A woman’s place is not on the battlefield
This is highly unusual for a young female college student, but I belong to a school of thought occupied mostly by Republican men over the age of 50. I admire old-fashioned sentimentality and the practice of men “wearing the pants”; what many condemn as backwards gender stereotyping is actually a crucial aspect of Americana nostalgia.
The days of able-bodied men going off to war, while their women stayed behind to care for the children and wait on bated breath for letters from abroad, is a romanticized cultural experience derived from nature. Inevitable evolutionary processes that give males most of the power exist for a reason; it is an undisputable fact that men, on average, are more physically capable than women. They are more “fit”, as Darwin would say.
Even though I approach the recent lift of the ban on women in combat from these practical sociological and biological perspectives, I am definitely proud of the progress America has made in learning to pay women respect and provide us with opportunities. We are no longer simply homemakers and dressmakers. We are business owners, firefighters, wrestlers, and soldiers. I am proud that we now have the right to choose to serve in combat units.
But there are so many unanswered questions in the wake of this latest development in the battle for women’s rights. Why are we integrating the armed forces before professional sports? Can America’s families afford to let their mothers, in addition to their fathers, suffer from post-traumatic stress disorder? Most importantly, will female service members be expected to meet the same physical demands as men? If we are now to be regarded as equal to men in the face of armed combat, a brutal aspect of military service once executed solely by males, then I expect implementation of every aspect of military jobs’ regulation.
Wars will never cease. In fact, they keep growing in intensity and duration. So, America shouldn’t be surprised if a mandatory draft is imposed in the future. When that does happen, I’ll expect both men and women to comply; we are equals now, after all. Families will inevitably be disrupted.
Combat is a necessary, but grim, affair. At least one American soldier dies every day. The number of bodies is highest in dangerous war zones, the setting of combat that has recently opened up. The average woman just can’t handle the physical demand of heaving a wounded teammate or a deceased soldier’s body to safety, in addition to a hundred pounds of gear. Of course there are exceptions, and some females can easily out-perform males. Therefore, every soldier must be able to meet the same standards and pass the same physical tests, man or woman. If the Pentagon wants to be true to its intentions of establishing equality, it will simply apply the current requirements to new female unit members.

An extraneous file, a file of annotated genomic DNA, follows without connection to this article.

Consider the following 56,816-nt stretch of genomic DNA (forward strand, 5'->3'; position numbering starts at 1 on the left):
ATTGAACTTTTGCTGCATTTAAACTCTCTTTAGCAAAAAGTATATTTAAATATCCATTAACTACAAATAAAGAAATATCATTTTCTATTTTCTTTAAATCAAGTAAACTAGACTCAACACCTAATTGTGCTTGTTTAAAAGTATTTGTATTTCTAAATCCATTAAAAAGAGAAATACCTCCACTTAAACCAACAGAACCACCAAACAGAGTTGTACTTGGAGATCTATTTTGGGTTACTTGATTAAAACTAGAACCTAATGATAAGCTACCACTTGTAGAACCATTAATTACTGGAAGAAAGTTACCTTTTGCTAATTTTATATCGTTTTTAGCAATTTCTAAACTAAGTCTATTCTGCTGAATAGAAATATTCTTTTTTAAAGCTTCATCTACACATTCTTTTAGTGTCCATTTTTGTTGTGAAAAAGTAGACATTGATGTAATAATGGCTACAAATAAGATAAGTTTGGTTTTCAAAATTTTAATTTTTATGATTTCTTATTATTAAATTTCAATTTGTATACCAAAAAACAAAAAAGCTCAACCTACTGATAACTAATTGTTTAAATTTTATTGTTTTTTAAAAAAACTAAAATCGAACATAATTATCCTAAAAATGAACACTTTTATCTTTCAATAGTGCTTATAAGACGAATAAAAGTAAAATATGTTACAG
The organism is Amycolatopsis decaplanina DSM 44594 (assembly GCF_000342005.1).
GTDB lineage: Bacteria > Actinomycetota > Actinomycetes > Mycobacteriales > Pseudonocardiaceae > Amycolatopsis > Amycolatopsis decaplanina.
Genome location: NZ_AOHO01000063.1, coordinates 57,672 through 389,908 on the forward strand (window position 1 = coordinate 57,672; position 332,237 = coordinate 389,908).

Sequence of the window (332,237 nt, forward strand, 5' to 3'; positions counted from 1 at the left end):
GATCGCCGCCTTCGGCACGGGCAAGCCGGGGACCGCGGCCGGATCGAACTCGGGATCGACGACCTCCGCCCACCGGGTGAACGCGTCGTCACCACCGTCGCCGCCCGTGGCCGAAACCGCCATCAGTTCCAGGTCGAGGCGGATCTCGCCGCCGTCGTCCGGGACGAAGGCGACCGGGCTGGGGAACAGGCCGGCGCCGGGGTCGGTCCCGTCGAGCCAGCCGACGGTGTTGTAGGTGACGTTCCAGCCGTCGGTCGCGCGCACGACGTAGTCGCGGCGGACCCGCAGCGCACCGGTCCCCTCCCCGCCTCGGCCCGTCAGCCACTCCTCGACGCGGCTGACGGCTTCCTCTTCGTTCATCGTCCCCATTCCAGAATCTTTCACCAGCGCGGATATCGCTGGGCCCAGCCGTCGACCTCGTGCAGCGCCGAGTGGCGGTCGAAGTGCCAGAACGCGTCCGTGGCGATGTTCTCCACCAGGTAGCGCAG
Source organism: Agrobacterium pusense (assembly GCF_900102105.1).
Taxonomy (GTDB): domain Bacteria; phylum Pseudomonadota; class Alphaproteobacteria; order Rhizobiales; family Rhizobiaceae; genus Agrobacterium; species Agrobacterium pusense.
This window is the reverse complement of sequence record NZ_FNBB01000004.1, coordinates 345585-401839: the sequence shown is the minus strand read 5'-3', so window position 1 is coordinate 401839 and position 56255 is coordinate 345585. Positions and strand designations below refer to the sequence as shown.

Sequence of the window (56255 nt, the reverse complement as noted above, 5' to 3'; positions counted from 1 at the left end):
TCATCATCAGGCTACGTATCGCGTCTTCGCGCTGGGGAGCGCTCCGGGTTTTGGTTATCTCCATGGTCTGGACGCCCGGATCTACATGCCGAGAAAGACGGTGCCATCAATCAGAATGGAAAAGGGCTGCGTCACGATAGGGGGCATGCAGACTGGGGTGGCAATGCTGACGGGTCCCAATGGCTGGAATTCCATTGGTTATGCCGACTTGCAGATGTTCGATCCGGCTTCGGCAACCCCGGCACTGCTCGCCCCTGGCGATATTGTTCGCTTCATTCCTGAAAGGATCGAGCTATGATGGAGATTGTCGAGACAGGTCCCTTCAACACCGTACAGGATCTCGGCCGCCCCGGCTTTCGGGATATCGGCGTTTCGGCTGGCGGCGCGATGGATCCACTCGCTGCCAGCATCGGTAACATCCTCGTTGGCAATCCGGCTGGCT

A majority of male military servicemen and veterans are wary of the new policy. The general consensus is that women have no place in combat, because the long-standing tradition of the armed forces is to protect women and children. The comment sections of every news website’s report on the change are riddled with opposition from men.
An anonymous commenter on CNN.com, “I have two daughters; I may not be able to stop them, but I will try so that they don’t have to face the mental agony that fellows combat troops”. An anonymous soldier shared the same opinion, also on CNN.com: “When females outnumber males so greatly, they will have to take a greater role in combat. Until then, leave it to us. Don’t be in a hurry to face this burden.”
It goes without saying, but I’ll say it — women are emotional creatures. I’ll concede that some are made of tougher metal than men, but the average American woman would no doubt face struggles with PTSD and other anxiety disorders. Our nation has already left a majority of our veterans in a pitiful state. I already cringe at the sight of crippled men clutching cardboard signs on the side of road; I don’t want to see women there as well.
Feminists are upset at the lewd insults about female weakness running rampant. But I choose not to interpret outrage at the new policy as primitive gender discrimination, but rather, good ol’ American manly pride. I don’t know about other women, but I feel distinctly honored that so many men are willing to take bullets for me. It doesn’t take a coward to admit that guns and grenades are scary; I’m not about to tell the men in our combat units that they’re not allowed to be my heroes. Chivalry ain’t dead, ladies; just check out them boys overseas.
Until the Pentagon delivers its first 90-day report about the status of combat jobs and their respective physical standards, my feelings about this latest development will remain numerous and very conflicted. I am afraid of the adverse effects gender integration will have on male and female combatants and their families, during and after their service. I am also leery of lenient standards, which will only result in the loss of more lives. Most of all, I am fearful of America losing its “manly pride”.
Of course, I still wish America’s brave women the best of luck. I am opposed to this change in policy, yet admiring of the women who are eager to enlist and enter the fray.